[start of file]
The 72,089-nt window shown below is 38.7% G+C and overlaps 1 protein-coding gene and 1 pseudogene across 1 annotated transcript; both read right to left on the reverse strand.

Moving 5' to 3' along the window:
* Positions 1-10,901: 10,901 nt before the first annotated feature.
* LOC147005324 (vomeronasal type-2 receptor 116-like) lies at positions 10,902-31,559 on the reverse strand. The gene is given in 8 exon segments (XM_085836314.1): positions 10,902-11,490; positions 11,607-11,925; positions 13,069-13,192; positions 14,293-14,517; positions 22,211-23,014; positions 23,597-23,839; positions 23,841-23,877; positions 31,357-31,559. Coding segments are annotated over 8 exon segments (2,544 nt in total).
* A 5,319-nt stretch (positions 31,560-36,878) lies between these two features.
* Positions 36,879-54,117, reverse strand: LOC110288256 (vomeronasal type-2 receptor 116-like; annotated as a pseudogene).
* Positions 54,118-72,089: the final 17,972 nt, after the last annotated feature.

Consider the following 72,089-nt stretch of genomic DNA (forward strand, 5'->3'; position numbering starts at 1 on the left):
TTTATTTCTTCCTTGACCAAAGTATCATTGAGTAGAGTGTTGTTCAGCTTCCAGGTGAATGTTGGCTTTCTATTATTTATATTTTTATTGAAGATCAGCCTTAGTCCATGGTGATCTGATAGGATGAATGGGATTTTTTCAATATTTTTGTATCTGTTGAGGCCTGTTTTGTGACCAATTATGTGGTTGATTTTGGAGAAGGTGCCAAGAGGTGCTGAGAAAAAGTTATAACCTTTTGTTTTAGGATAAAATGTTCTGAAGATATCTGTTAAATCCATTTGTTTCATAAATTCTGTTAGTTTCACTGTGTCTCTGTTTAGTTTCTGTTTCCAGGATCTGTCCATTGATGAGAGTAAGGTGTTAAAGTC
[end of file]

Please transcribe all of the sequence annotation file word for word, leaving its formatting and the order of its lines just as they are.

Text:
The 72,089-nt window shown below is 38.7% G+C and overlaps 1 protein-coding gene and 1 pseudogene across 1 annotated transcript; both read right to left on the reverse strand.

Moving 5' to 3' along the window:
* Positions 1-10,901: 10,901 nt before the first annotated feature.
* LOC147005324 (vomeronasal type-2 receptor 116-like) lies at positions 10,902-31,559 on the reverse strand. The gene is given in 8 exon segments (XM_085836314.1): positions 10,902-11,490; positions 11,607-11,925; positions 13,069-13,192; positions 14,293-14,517; positions 22,211-23,014; positions 23,597-23,839; positions 23,841-23,877; positions 31,357-31,559. Coding segments are annotated over 8 exon segments (2,544 nt in total).
* A 5,319-nt stretch (positions 31,560-36,878) lies between these two features.
* Positions 36,879-54,117, reverse strand: LOC110288256 (vomeronasal type-2 receptor 116-like; annotated as a pseudogene).
* Positions 54,118-72,089: the final 17,972 nt, after the last annotated feature.

Consider the following 72,089-nt stretch of genomic DNA (forward strand, 5'->3'; position numbering starts at 1 on the left):
TTTATTTCTTCCTTGACCAAAGTATCATTGAGTAGAGTGTTGTTCAGCTTCCAGGTGAATGTTGGCTTTCTATTATTTATATTTTTATTGAAGATCAGCCTTAGTCCATGGTGATCTGATAGGATGAATGGGATTTTTTCAATATTTTTGTATCTGTTGAGGCCTGTTTTGTGACCAATTATGTGGTTGATTTTGGAGAAGGTGCCAAGAGGTGCTGAGAAAAAGTTATAACCTTTTGTTTTAGGATAAAATGTTCTGAAGATATCTGTTAAATCCATTTGTTTCATAAATTCTGTTAGTTTCACTGTGTCTCTGTTTAGTTTCTGTTTCCAGGATCTGTCCATTGATGAGAGTAAGGTGTTAAAGTC